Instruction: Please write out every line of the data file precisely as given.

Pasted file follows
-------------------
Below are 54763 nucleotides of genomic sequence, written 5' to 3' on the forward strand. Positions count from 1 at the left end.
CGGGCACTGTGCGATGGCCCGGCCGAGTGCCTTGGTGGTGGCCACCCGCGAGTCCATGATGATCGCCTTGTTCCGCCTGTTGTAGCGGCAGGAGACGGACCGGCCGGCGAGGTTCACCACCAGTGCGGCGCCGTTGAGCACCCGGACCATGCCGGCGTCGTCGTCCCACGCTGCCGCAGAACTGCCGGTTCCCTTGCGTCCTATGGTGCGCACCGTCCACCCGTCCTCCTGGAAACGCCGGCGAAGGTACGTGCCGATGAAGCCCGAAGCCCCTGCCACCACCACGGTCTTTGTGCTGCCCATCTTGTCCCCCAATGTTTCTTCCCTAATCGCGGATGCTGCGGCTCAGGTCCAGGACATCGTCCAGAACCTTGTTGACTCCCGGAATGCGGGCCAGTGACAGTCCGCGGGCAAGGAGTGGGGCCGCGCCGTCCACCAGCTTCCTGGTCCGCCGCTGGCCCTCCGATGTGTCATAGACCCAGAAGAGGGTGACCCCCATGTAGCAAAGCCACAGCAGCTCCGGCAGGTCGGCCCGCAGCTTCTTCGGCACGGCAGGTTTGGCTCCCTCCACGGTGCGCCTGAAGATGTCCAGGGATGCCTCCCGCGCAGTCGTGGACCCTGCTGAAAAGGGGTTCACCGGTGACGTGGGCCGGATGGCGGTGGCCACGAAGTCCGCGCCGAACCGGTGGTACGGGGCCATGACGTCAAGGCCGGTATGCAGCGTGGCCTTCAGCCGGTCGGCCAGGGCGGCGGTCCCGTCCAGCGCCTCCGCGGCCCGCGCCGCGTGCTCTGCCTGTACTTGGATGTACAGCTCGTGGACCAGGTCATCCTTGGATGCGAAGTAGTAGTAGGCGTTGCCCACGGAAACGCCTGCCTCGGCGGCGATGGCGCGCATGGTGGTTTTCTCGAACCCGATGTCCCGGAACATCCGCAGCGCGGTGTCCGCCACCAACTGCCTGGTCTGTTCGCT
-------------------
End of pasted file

Below are 54763 nucleotides of genomic sequence, written 5' to 3' on the forward strand. Positions count from 1 at the left end.
CGGGCACTGTGCGATGGCCCGGCCGAGTGCCTTGGTGGTGGCCACCCGCGAGTCCATGATGATCGCCTTGTTCCGCCTGTTGTAGCGGCAGGAGACGGACCGGCCGGCGAGGTTCACCACCAGTGCGGCGCCGTTGAGCACCCGGACCATGCCGGCGTCGTCGTCCCACGCTGCCGCAGAACTGCCGGTTCCCTTGCGTCCTATGGTGCGCACCGTCCACCCGTCCTCCTGGAAACGCCGGCGAAGGTACGTGCCGATGAAGCCCGAAGCCCCTGCCACCACCACGGTCTTTGTGCTGCCCATCTTGTCCCCCAATGTTTCTTCCCTAATCGCGGATGCTGCGGCTCAGGTCCAGGACATCGTCCAGAACCTTGTTGACTCCCGGAATGCGGGCCAGTGACAGTCCGCGGGCAAGGAGTGGGGCCGCGCCGTCCACCAGCTTCCTGGTCCGCCGCTGGCCCTCCGATGTGTCATAGACCCAGAAGAGGGTGACCCCCATGTAGCAAAGCCACAGCAGCTCCGGCAGGTCGGCCCGCAGCTTCTTCGGCACGGCAGGTTTGGCTCCCTCCACGGTGCGCCTGAAGATGTCCAGGGATGCCTCCCGCGCAGTCGTGGACCCTGCTGAAAAGGGGTTCACCGGTGACGTGGGCCGGATGGCGGTGGCCACGAAGTCCGCGCCGAACCGGTGGTACGGGGCCATGACGTCAAGGCCGGTATGCAGCGTGGCCTTCAGCCGGTCGGCCAGGGCGGCGGTCCCGTCCAGCGCCTCCGCGGCCCGCGCCGCGTGCTCTGCCTGTACTTGGATGTACAGCTCGTGGACCAGGTCATCCTTGGATGCGAAGTAGTAGTAGGCGTTGCCCACGGAAACGCCTGCCTCGGCGGCGATGGCGCGCATGGTGGTTTTCTCGAACCCGATGTCCCGGAACATCCGCAGCGCGGTGTCCGCCACCAACTGCCTGGTCTGTTCGCT